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In UK we call this game Ludo. It has alternative names in other countries.

As you might guess Granny’s Ludo is basically made of crochet granny squares. It can be used as an afghan or floor game.

It is ideal for introducing to children the idea of moving forward one square for each spot on the dice.

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Granny’s Ludo





Granny’s Draughtboard

Noughts and Crosses

Snakes and Ladders


16 large and 81 small granny squares, which are stitched, or crocheted, together.


The original afghan was made in DK yarn. It can be made in any yarn but a thicker, or thinner, yarn might increase, or reduce, the size.

The colours are important. Traditionally they are red, blue, green and yellow, with a background of another colour (which is usually white).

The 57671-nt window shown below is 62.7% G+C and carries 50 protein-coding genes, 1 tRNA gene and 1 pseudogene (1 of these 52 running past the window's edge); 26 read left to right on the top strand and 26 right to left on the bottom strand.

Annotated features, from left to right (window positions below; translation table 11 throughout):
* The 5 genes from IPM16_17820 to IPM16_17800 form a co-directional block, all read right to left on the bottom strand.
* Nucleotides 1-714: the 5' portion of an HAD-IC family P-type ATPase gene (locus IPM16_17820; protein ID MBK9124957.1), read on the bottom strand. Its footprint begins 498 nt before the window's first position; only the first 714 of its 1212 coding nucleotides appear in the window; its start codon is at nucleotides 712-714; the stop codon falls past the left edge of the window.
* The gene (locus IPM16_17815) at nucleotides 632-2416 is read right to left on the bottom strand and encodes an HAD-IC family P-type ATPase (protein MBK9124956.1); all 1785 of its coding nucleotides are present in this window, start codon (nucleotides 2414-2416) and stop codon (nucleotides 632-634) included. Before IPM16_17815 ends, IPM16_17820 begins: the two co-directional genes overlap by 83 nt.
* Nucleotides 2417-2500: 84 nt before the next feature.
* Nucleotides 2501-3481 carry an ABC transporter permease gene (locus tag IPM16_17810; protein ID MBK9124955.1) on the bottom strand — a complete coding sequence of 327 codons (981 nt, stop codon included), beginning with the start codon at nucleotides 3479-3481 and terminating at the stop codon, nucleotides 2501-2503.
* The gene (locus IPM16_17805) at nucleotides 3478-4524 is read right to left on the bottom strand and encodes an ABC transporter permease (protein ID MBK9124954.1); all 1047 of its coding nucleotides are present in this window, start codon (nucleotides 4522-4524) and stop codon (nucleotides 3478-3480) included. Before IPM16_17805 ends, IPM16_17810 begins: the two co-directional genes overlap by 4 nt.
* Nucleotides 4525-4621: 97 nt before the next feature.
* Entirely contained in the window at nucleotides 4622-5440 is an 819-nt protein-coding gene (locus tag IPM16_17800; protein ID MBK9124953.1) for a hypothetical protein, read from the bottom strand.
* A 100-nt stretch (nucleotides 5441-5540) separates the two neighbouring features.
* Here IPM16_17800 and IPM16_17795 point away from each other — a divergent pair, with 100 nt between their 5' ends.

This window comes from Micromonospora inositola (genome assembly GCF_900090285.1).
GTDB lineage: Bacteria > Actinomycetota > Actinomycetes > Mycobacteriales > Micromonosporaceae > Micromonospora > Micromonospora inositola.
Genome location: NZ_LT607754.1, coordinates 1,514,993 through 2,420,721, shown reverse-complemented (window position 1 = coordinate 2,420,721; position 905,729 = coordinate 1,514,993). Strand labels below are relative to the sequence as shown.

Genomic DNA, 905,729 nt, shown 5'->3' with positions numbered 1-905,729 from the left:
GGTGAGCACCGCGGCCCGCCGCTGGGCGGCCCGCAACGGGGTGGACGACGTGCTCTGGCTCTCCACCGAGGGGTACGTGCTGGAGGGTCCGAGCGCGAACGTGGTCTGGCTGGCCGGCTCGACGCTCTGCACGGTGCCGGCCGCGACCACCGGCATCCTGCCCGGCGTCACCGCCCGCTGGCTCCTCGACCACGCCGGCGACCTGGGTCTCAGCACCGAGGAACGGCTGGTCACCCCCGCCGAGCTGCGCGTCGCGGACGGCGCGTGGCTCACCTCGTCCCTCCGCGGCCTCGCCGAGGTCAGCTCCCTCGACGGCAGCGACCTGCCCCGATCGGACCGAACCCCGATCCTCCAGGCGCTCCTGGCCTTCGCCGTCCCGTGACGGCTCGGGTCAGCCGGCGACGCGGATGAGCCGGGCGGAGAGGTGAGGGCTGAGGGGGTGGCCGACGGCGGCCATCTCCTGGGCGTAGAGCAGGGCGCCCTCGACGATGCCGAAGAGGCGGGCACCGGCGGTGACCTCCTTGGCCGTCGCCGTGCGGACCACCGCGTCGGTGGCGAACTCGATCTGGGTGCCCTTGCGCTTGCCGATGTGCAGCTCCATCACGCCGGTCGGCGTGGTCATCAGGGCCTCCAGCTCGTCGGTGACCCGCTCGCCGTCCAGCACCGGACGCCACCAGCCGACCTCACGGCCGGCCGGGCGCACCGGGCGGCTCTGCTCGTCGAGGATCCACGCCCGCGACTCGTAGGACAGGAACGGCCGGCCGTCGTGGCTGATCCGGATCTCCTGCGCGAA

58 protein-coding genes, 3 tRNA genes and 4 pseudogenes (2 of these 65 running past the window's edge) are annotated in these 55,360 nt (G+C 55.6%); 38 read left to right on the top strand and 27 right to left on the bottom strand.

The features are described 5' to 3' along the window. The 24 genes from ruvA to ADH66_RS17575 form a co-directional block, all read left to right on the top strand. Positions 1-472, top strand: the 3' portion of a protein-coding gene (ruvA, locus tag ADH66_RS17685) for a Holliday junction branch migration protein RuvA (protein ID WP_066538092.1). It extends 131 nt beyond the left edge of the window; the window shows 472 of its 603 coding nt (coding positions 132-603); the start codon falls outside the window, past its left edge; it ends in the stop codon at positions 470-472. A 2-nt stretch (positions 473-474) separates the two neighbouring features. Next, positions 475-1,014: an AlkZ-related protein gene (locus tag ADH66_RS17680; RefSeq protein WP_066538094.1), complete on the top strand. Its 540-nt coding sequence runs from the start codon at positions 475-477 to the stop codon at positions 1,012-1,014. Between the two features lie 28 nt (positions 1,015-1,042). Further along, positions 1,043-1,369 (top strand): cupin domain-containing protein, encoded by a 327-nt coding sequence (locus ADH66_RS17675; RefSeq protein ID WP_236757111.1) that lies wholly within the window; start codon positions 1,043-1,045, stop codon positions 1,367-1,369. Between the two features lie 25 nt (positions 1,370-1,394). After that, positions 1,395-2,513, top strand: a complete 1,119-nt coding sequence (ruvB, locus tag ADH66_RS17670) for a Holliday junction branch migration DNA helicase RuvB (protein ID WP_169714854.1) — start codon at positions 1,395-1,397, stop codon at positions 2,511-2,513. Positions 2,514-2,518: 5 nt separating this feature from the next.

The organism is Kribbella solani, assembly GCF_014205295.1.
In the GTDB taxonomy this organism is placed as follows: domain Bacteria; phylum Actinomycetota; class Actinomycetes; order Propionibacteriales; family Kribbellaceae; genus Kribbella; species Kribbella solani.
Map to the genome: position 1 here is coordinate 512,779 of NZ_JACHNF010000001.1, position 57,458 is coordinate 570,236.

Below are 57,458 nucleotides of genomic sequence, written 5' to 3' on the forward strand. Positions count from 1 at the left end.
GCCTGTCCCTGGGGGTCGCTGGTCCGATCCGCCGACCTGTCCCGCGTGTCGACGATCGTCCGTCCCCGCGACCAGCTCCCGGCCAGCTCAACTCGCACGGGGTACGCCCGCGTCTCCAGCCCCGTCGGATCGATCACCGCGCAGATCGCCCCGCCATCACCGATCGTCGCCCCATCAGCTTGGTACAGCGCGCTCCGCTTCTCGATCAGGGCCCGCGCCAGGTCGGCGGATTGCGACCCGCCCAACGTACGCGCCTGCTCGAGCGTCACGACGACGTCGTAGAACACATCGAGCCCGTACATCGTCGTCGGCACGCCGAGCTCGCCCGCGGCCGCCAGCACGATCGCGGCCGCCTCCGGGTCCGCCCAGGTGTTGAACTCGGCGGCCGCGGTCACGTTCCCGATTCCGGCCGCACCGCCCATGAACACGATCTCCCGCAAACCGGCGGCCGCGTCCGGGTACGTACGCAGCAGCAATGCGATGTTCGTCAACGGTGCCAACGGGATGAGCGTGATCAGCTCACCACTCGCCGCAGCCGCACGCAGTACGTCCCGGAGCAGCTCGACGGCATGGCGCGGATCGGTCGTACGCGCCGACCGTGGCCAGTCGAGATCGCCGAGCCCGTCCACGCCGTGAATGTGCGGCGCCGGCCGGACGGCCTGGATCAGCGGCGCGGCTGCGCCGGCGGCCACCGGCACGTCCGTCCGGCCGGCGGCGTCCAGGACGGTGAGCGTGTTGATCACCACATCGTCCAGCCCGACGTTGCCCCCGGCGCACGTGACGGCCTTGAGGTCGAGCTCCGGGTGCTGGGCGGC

The pattern includes instructions for circular playing pieces.

Granny’s Ludo uses a very basic mathematical skill - the ability to match the number of spots on a dice with the number of squares on the board. This is known as ‘one-to-one correlation’. It is a game primarily to be enjoyed but any child playing it should be encouraged to recognise the spots on the dice and count on a matching number of squares.

It is also of value in learning to move counters in a logical and systematic order. It may not be obvious to a small child that it is not unfair for each player to start in a different corner of the board and that it does not make any difference whether there are 2, 3, or 4 players.

Technically, the singular of ‘dice’ is ‘die’. In this game you only use one so should say ‘die’. If you are talking about two, or more, you should say ‘dice’. These days most people say ‘dice’ however many there are.

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